Wolfe joined Forrest Firm in April 2014 as the firm’s second full-time attorney. Since then, Forrest Firm has grown to include 17 attorneys and 19 total professionals. The firm’s rapid growth led them to consider geographic expansion across North Carolina with offices in Durham, Raleigh, Chapel Hill, Winston-Salem and Wilmington.
“Part of the idea for coming to Winston-Salem was to expand statewide,” Wolfe said. “I volunteered to move to Winston-Salem and start an office. My wife is from the area, I spent three years here at the law school, and the move coincided with our church in the Triangle opening a church here.”
Wolfe, and his wife Brittaney, are currently involved in growing the Two Cities Church, 630 N. Patterson Ave., in downtown Winston-Salem.
“The church has been a great opportunity to quickly build a close community in Winston-Salem,” Wolfe said. “About 30 people from our old church moved to Winston-Salem with the hope of finding a job here. Because I’m with a firm that’s flexible and looking to expand, things really came together for me and my family.”
Since moving to Winston-Salem in April, Wolfe has been impressed with Wake Forest University’s expansion into downtown.
In addition to using Flywheel a few days each week, the Forrest Firm also has dedicated office space in Albert Hall, which is located in the Innovation Quarter as well. “When I visited Winston-Salem a few months before moving with a colleague, I thought he had driven to the wrong city when we parked at the Innovation Quarter. My initial reaction was, ‘We’re in Winston-Salem?’ I don’t remember what this part of town looked like before, but it’s certainly beautiful now,” Wolfe said.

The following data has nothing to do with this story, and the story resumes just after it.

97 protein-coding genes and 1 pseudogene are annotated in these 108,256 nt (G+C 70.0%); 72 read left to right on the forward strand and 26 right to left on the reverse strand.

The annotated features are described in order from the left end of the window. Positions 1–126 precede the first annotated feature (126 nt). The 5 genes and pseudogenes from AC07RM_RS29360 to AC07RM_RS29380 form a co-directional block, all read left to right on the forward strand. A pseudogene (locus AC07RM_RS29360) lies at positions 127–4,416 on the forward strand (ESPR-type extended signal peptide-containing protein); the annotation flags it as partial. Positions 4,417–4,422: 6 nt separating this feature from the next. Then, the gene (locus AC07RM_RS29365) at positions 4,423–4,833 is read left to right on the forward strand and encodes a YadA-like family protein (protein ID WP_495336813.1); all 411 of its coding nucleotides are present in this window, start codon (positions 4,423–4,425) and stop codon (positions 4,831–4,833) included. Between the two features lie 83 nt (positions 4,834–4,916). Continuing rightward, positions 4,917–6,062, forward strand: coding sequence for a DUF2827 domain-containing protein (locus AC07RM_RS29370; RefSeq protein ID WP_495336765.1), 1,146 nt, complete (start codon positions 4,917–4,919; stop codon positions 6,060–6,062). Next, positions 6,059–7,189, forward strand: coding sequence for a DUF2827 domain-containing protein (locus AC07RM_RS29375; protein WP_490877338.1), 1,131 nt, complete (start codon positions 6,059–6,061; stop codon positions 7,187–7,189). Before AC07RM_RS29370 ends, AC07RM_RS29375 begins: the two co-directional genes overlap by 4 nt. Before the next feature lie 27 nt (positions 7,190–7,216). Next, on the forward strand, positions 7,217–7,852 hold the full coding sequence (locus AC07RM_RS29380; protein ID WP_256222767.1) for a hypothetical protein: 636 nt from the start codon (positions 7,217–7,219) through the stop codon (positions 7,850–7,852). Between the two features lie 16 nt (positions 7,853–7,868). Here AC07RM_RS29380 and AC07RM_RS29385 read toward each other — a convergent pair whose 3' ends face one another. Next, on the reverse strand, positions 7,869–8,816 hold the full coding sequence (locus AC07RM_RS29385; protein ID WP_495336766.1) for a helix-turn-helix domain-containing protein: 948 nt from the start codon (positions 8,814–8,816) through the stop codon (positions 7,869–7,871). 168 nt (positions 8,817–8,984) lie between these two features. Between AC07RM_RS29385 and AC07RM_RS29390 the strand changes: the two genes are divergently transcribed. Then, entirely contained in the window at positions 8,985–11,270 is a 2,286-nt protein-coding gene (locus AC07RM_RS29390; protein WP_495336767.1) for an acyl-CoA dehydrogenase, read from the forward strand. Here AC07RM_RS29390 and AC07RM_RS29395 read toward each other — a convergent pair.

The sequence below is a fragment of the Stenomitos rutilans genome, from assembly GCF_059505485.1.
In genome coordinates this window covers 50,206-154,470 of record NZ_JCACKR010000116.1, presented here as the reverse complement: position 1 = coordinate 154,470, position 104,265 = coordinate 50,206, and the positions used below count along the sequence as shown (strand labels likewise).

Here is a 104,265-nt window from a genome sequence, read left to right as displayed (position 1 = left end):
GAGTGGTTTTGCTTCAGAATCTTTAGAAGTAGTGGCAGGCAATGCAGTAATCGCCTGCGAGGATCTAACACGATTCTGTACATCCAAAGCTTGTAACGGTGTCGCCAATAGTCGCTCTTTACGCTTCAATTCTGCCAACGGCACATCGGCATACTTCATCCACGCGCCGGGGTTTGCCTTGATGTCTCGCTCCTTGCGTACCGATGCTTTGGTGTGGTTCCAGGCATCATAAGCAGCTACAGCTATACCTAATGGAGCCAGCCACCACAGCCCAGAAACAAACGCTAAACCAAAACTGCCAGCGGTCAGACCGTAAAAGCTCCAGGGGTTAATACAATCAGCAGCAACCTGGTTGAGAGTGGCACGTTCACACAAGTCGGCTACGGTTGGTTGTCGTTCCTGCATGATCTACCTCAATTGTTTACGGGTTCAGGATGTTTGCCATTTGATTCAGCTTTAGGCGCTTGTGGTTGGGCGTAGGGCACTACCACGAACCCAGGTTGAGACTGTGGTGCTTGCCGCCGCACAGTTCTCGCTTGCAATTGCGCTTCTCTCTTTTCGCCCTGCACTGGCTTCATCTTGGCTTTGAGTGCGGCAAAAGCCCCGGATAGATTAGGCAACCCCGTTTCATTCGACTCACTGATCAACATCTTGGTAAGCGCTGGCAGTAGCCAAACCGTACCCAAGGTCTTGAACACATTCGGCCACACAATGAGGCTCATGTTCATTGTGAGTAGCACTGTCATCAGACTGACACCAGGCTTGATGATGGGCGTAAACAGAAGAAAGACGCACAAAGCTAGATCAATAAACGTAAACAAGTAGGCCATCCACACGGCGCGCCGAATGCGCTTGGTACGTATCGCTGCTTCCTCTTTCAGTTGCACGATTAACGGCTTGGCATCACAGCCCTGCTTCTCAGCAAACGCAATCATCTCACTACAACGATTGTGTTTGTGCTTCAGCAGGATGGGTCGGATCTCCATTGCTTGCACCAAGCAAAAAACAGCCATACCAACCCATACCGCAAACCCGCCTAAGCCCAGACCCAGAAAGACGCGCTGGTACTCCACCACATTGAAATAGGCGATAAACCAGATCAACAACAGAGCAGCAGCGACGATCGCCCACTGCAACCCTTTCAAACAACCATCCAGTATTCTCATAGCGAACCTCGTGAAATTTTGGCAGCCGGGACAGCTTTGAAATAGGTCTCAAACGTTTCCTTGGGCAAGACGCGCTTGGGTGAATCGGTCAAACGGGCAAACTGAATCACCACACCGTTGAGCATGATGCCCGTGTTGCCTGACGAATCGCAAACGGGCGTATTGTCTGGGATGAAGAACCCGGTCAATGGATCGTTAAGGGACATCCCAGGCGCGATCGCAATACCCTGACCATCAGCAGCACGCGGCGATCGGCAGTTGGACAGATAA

“Since graduating, it’s been exciting for me to see the law school increase its commitment to the community, as well as the practical training of students. Part of the draw of the Innovation Quarter is accessibility: the med school is here to be accessible, the law school’s Community Law and Business Clinic is here to be accessible, and our firm is here to be accessible.”
Annual Fund at Work
Appellate Advocacy Clinic observes SCOTUS argument, meets with Justice Ginsburg
Members of the Appellate Advocacy Clinic traveled to Washington, D.C., to observe an oral argument at the U.S. Supreme Court and then had the extreme honor of meeting with Justice Ruth Bader Ginsburg on Feb. 27, 2017, says Professor John Korzen (JD ’91), clinic director.
The clinic members attended oral argument in Packingham v. North Carolina, a case involving a First Amendment challenge to a North Carolina statute. The petitioner was convicted of violating a state statute that prohibits all registered sex offenders from accessing any commercial social media websites that minors can join — which includes such sites as Facebook, Twitter and LinkedIn — even if their convictions had nothing to do with the internet. The petitioner, who years before had been convicted of a crime that had nothing to do with the internet, was convicted of violating the law after he noted on Facebook that he had had a traffic ticket dismissed and praised God. The clinic submitted an amicus brief on behalf of three organizations that support the petitioner’s First Amendment rights.
“The oral argument was outstanding,” Professor Korzen said. “Hearing Justice Kennedy use the concept of a ‘public square’ or Justice Ginsburg refer to the ‘marketplace of ideas’ in the modern First Amendment setting of the internet was fascinating.”
After the day’s arguments, clinic members met with Justice Ginsburg in the “Lawyers Lounge,” a conference room near the courtroom. Justice Ginsburg graciously answered numerous questions on a variety of topics, including memorable cases she has worked on, who inspired her as a writer and her advice for 3Ls about to enter the legal profession.
Drew Culler (JD ’17) wrote on Facebook, “Yesterday I met Ruth Bader Ginsburg. When asked about what young lawyers should be aware of, she said the following: ‘Upholding the fundamental values that our country was built on, like freedom of the press.’”
Fellow clinic member, Malorie Letcavage (JD ’17), added she is incredibly grateful to have the opportunity not only to hear an oral argument that the Appellate Advocacy Clinic had some part in, but to be able to meet Justice Ginsburg.